School Funding Practices Keep Dollars in Districts for “Phantom Students”
Protection clauses and hold-harmless provisions discourage districts from adapting to make the best use of funds when enrollments decline
CAMBRIDGE, MA—Members of the general public might conclude that declining student enrollment results in lower school budgets. In many cases they would be wrong, report Marguerite Roza and Jon Fullerton in a new analysis of widespread school funding practices that disconnect revenues from school enrollments. “Funding Phantom Students: State policies insulate districts from making tough decisions” will appear in the Summer issue of Education Next and is now available online at www.educationnext.org.
The authors examine four common practices that allow public funds to flow to schools for students who have left the district. These include: “protection” clauses against declining enrollment; hold-harmless provisions for districts competing with charter schools; subsidies to small districts; and minimum categorical allocations. “In each case,” the authors write, “affected districts receive funds in excess of what they would receive if only the students on their rolls were funded.” Among examples of such practices are:
• California funds districts on the basis of average daily attendance (ADA) but uses the previous year’s ADA as the basis for funding. According to the Public Policy Institute of California, the total cost of this protection in 2005-06 was $402 million, or enough “phantom students” to comprise the state’s third-largest district.
• Massachusetts regularly inserts a “hold harmless” provision into the budget that does not allow state aid to operating districts to go down, regardless of enrollment changes. The state also provides partial tuition reimbursement to districts that lose students to charter schools for six years, essentially providing districts with 225% of a year’s tuition for each full-time equivalent student lost.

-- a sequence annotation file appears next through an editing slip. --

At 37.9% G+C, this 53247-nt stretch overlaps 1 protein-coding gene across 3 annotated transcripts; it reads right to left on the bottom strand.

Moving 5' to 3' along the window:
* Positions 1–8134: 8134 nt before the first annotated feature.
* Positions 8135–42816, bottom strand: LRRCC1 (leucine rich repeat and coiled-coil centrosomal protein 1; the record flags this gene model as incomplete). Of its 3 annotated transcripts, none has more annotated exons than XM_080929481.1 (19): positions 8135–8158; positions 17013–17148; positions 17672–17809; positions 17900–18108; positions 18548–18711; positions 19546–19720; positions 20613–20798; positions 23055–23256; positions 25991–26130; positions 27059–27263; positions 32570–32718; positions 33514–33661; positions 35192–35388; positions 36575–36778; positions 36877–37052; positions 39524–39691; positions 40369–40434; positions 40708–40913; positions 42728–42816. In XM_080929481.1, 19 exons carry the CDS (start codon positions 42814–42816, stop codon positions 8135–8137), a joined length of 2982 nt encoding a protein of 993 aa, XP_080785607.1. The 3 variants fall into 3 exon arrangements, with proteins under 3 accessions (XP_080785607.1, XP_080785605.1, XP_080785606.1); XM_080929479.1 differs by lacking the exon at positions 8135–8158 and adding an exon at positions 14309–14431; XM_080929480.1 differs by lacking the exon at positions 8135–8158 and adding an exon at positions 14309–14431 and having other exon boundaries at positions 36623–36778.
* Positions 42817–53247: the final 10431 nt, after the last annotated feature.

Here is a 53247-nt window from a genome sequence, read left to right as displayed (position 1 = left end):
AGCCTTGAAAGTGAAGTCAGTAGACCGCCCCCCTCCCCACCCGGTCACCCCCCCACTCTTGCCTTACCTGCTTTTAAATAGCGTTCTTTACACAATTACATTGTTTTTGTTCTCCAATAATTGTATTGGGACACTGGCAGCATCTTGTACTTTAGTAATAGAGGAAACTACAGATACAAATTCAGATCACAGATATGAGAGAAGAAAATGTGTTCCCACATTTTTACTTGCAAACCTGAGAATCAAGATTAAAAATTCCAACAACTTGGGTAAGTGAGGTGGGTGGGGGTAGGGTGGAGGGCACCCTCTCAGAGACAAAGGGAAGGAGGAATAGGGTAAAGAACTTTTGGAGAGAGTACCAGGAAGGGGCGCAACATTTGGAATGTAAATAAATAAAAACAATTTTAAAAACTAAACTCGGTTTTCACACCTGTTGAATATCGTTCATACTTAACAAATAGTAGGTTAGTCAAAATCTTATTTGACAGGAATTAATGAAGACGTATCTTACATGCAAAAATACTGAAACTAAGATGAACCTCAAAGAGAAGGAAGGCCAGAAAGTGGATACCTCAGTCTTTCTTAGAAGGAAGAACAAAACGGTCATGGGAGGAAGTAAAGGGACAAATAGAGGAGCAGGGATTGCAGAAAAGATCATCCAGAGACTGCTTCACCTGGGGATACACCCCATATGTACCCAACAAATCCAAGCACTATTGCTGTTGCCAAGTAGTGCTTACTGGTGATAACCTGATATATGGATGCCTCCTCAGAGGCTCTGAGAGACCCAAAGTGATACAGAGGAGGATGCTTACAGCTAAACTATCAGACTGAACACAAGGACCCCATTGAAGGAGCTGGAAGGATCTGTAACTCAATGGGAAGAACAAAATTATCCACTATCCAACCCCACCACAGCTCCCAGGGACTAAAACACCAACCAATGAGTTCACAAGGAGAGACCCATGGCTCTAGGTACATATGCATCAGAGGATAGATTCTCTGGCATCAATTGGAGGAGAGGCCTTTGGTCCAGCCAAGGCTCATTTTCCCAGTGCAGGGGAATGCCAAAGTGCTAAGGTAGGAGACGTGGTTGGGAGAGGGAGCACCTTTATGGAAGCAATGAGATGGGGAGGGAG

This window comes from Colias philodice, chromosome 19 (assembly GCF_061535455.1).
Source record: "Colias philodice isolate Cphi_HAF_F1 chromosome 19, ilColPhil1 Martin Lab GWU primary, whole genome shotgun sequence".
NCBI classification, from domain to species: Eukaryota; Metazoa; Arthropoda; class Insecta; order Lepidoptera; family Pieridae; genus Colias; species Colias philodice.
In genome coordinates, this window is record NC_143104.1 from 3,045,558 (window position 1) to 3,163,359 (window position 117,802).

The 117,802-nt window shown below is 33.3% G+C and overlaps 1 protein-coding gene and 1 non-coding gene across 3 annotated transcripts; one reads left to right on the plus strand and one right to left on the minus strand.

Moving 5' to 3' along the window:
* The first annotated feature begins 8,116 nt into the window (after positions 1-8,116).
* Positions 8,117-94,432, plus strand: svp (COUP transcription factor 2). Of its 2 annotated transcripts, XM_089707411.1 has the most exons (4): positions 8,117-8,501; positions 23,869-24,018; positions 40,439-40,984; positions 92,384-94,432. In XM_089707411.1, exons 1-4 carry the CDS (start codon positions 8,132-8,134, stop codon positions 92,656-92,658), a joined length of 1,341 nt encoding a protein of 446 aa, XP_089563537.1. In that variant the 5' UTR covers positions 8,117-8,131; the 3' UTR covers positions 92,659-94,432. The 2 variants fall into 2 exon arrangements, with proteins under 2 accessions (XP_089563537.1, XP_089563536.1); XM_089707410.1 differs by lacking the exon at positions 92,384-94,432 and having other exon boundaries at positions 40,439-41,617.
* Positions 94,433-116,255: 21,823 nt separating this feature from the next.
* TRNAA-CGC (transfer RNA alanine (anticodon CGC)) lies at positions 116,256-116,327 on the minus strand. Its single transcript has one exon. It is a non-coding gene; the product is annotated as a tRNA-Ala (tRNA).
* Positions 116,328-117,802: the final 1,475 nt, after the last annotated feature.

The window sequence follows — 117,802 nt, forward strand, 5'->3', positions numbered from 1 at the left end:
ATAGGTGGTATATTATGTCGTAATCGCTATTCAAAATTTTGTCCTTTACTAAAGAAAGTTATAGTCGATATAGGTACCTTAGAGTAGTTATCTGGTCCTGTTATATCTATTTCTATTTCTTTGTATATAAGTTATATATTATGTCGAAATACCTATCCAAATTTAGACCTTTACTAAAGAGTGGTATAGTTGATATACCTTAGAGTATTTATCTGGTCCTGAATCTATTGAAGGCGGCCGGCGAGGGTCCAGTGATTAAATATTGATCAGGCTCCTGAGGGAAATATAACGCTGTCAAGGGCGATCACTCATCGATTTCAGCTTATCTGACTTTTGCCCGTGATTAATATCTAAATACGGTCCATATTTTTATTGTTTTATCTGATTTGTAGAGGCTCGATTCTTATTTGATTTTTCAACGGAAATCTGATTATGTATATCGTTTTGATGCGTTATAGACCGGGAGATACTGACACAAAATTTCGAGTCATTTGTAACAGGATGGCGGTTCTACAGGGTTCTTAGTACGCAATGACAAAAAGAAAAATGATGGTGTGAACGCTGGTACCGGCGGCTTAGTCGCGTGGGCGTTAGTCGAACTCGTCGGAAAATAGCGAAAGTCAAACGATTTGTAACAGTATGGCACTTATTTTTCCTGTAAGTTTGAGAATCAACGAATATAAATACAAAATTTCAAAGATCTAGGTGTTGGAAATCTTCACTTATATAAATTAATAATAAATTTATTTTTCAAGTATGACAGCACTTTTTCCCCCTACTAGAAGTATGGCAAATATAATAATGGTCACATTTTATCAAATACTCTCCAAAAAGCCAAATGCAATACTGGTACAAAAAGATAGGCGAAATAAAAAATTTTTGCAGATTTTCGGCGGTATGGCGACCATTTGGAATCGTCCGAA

• Connecticut districts receive revenues based on the enrollments of students living in their region, regardless of whether students attend a district’s schools or switch to charters or technical schools. Double funding students cost the state $186 million in 2008.
Policies intended to protect districts from the effects of shifting enrollments “weaken the incentives that should drive change and adaptation as enrollments fluctuate,” observe Roza and Fullerton. School district administrators tend to focus on high “fixed costs” involved in running schools and they refer to personnel salary and benefits as their largest fixed cost. “Few in other industries consider personnel costs fixed,” observe the authors, and in fact, “administrations could shrink, pay raises could slow, and schools could be closed if enrollment declines.”
Roza and Fullerton outline several policy options that states could take to encourage greater efficiency in the use of public dollars. These include:
• Fund schools on the basis of a specified dollar amount for each student so that its allocation automatically rises and falls with enrollment.
• Limit districts’ practice of making long-term commitments that they may not be able to fulfill by, for example, encouraging them to shift to defined-contribution pension programs and modifying tenure systems to allow for staffing adaptations.
• Limit state restrictions on use of funds requiring a certain number of students to be in class with a certain number of teachers. Encourage development of online learning capacity and rethink service delivery to maximize student learning and minimize cost.
Adopting more nimble expenditure structures, write Roza and Fullerton, will increase district leaders’ ability “to seek out and adopt promising solutions to their cost challenges as scale changes.”
About the Authors
Marguerite Roza is director of the Fiscal Analytics Unit at Georgetown University and senior research affiliate at the Center on Reinventing Public Education at the University of Washington. Jon Fullerton is executive director of the Center for Education Policy Research at Harvard University. The authors are available for interviews.
About Education Next
Education Next is a scholarly journal published by the Hoover Institution that is committed to careful examination of evidence relating to school reform. Other collaborating institutions are the Program on Education Policy and Governance at Harvard University, part of the Taubman Center for State and Local Government at the Harvard Kennedy School, and the Thomas B. Fordham Institute. For more information about Education Next, please visit: www.educationnext.org.